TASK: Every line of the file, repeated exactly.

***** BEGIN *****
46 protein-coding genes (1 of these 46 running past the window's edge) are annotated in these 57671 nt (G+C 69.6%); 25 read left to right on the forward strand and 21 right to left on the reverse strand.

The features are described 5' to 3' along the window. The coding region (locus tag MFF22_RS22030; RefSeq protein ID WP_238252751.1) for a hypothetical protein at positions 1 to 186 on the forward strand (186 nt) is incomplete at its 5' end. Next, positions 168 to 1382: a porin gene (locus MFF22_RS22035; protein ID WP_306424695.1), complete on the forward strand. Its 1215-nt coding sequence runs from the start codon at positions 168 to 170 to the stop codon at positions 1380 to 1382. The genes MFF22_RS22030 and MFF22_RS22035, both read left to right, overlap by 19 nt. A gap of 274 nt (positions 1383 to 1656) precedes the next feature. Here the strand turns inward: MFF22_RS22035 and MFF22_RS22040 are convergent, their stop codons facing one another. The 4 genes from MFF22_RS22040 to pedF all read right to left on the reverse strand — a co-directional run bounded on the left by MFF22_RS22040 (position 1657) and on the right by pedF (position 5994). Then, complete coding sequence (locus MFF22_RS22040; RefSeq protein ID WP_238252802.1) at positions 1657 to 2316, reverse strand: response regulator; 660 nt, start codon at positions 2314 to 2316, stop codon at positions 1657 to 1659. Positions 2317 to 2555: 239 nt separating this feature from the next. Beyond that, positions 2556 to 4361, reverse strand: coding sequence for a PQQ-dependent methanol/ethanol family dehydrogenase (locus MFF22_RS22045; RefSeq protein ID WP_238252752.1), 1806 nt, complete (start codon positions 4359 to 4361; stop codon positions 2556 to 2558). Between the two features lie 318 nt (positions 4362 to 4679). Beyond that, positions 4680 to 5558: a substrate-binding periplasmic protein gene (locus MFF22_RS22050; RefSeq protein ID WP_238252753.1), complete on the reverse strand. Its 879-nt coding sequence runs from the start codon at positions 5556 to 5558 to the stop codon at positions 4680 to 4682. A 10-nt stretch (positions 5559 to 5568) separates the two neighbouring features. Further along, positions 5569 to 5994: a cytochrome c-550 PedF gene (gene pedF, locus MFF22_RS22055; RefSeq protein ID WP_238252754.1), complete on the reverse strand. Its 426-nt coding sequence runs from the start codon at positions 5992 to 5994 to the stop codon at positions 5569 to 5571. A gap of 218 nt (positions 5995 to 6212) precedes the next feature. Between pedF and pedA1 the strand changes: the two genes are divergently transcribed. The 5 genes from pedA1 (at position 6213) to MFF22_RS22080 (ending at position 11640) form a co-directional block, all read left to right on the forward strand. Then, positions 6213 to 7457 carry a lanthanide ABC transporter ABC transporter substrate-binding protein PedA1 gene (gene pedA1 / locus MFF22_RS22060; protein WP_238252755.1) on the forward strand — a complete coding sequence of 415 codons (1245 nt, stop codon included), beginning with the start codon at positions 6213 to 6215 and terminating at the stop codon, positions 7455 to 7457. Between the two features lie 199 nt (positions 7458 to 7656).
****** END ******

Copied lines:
46 protein-coding genes (1 of these 46 running past the window's edge) are annotated in these 57671 nt (G+C 69.6%); 25 read left to right on the forward strand and 21 right to left on the reverse strand.

The features are described 5' to 3' along the window. The coding region (locus tag MFF22_RS22030; RefSeq protein ID WP_238252751.1) for a hypothetical protein at positions 1 to 186 on the forward strand (186 nt) is incomplete at its 5' end. Next, positions 168 to 1382: a porin gene (locus MFF22_RS22035; protein ID WP_306424695.1), complete on the forward strand. Its 1215-nt coding sequence runs from the start codon at positions 168 to 170 to the stop codon at positions 1380 to 1382. The genes MFF22_RS22030 and MFF22_RS22035, both read left to right, overlap by 19 nt. A gap of 274 nt (positions 1383 to 1656) precedes the next feature. Here the strand turns inward: MFF22_RS22035 and MFF22_RS22040 are convergent, their stop codons facing one another. The 4 genes from MFF22_RS22040 to pedF all read right to left on the reverse strand — a co-directional run bounded on the left by MFF22_RS22040 (position 1657) and on the right by pedF (position 5994). Then, complete coding sequence (locus MFF22_RS22040; RefSeq protein ID WP_238252802.1) at positions 1657 to 2316, reverse strand: response regulator; 660 nt, start codon at positions 2314 to 2316, stop codon at positions 1657 to 1659. Positions 2317 to 2555: 239 nt separating this feature from the next. Beyond that, positions 2556 to 4361, reverse strand: coding sequence for a PQQ-dependent methanol/ethanol family dehydrogenase (locus MFF22_RS22045; RefSeq protein ID WP_238252752.1), 1806 nt, complete (start codon positions 4359 to 4361; stop codon positions 2556 to 2558). Between the two features lie 318 nt (positions 4362 to 4679). Beyond that, positions 4680 to 5558: a substrate-binding periplasmic protein gene (locus MFF22_RS22050; RefSeq protein ID WP_238252753.1), complete on the reverse strand. Its 879-nt coding sequence runs from the start codon at positions 5556 to 5558 to the stop codon at positions 4680 to 4682. A 10-nt stretch (positions 5559 to 5568) separates the two neighbouring features. Further along, positions 5569 to 5994: a cytochrome c-550 PedF gene (gene pedF, locus MFF22_RS22055; RefSeq protein ID WP_238252754.1), complete on the reverse strand. Its 426-nt coding sequence runs from the start codon at positions 5992 to 5994 to the stop codon at positions 5569 to 5571. A gap of 218 nt (positions 5995 to 6212) precedes the next feature. Between pedF and pedA1 the strand changes: the two genes are divergently transcribed. The 5 genes from pedA1 (at position 6213) to MFF22_RS22080 (ending at position 11640) form a co-directional block, all read left to right on the forward strand. Then, positions 6213 to 7457 carry a lanthanide ABC transporter ABC transporter substrate-binding protein PedA1 gene (gene pedA1 / locus MFF22_RS22060; protein WP_238252755.1) on the forward strand — a complete coding sequence of 415 codons (1245 nt, stop codon included), beginning with the start codon at positions 6213 to 6215 and terminating at the stop codon, positions 7455 to 7457. Between the two features lie 199 nt (positions 7458 to 7656).